Ethiopia’s Tigray, a New Biafra?
President and Representative to the UNGeneva, Association of World Citizens
On 4 March 2021, at the United Nations, Mark Lowcock, the U.N. Under-Secretary-General for Humanitarian Affairs, warned that a campaign of destruction is taking place in Ethiopia's Tigray province, saying that nearly five million of the six million population of the province needed food assistance. For the first time, a high U.N. official highlighted the role of the Eritrean Defense Forces, fighting alongside the Ethiopian central government's forces, in committing crimes of war. He indicated that as the Tigray fighting enters its fourth month, there are “multiple credible and widely corroborated reports from Tigray of widespread atrocities, involving mass killings, rapes, and the abductions of civilians.”
The fighting in Tigray began at the time of the harvest of agricultural production. Much of the harvest has been destroyed as well as farm markets. Thus, there is wide-spread hunger. The question which we must ask is if famine is a consequence of the fighting or a deliberate policy to starve the Tigray resistance - starvation as an arm of war. The famine situation in Tigray today brings to mind the Nigeria-Biafra war of 1967-1970.
During the Biafra war, I was a member of a working group of the International Committee of the Red Cross in Geneva. The armed conflict was the first in Africa in which only an African State was involved, no colonial party used to the European laws of war. The International Committee of the Red Cross faced a new socio-cultural context in which to try for the respect of humanitarian law.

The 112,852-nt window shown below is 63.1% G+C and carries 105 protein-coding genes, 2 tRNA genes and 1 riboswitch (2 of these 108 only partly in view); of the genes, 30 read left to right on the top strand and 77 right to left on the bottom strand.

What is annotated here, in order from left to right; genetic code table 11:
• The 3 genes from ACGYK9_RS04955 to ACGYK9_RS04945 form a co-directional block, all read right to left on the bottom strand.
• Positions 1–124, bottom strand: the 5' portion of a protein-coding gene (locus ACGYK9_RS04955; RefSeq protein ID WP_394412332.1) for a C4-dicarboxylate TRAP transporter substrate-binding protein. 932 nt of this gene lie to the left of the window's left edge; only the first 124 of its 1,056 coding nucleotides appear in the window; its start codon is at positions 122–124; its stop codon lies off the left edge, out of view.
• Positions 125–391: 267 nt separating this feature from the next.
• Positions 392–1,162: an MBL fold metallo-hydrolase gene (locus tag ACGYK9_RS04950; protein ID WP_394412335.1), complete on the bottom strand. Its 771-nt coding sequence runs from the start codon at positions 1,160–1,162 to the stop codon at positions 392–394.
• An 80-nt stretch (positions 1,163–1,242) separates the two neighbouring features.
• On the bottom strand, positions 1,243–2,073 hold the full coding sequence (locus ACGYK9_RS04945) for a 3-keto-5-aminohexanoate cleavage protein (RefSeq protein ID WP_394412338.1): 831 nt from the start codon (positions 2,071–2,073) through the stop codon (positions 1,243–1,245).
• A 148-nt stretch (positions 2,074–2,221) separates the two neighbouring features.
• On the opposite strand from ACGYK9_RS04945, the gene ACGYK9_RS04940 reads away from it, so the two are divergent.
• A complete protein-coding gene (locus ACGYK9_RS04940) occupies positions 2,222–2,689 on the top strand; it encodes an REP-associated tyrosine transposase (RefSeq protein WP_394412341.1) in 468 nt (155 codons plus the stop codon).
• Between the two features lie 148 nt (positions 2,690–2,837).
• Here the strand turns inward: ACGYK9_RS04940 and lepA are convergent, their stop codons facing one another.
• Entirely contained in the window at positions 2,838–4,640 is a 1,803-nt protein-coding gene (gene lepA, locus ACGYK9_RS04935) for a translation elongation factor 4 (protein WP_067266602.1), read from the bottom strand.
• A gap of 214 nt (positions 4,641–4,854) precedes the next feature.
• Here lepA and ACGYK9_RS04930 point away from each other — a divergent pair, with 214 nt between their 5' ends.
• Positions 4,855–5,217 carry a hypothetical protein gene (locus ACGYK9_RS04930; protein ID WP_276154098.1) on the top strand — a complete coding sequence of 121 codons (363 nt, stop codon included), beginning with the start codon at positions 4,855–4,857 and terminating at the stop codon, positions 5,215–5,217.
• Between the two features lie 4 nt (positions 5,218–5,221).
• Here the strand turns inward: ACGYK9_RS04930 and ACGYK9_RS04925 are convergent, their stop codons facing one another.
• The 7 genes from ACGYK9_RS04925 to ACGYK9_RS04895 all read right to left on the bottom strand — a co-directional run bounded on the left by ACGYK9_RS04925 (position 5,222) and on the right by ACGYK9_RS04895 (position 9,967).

We find many of the same elements in the lead up to the fighting in Tigray: a change in power in the central government, an effort of the new administration to centralize the administration, demands for autonomy or independence based on ethnic criteria, a flow of refugees toward other provinces of the country, the influence of neighboring or other States in the conflict. The Nigeria-Biafra war dragged on for 30 months and at least one million lives were taken.
Blocking food aid to Biafra became a deliberate policy. Starvation became not a consequence of war but an arm of war. The policy of starvation is remembered and still colors politics in Nigeria
The fighting in Tigray becomes more complex by the day, as Ethiopian Defense Forces, Eritrean Defense Forces, ethnic militias from the Amhara region face Tigrayan forces. There is a buildup of Sudanese government forces on the Ethiopian-Sudan border, and there are growing ethnic conflicts in the Benishangul-Gumuz region, as Tigrayans flee into Sudan. Reporting on the war is very limited. Communications are deliberately cut, and journalists unwelcome and under heavy government pressure. Starvation as a government war policy is denied. One would not expect otherwise. However, we know little of the military planning of the central Ethiopian government. For the moment, all efforts for mediation proposed by the United Nations or the Organization of African Unity have been refused by the Ethiopian central government, and the former officials of the Tigray province have fled. For the moment, we on the outside can only watch. We need to do more to uphold human dignity.
 See Ifi Amadiume and Abdullah An-Na'im (Eds), The Politics of Memory: Truth, Healing and Social Justice, Zed Books, London, 2000, 207 pp.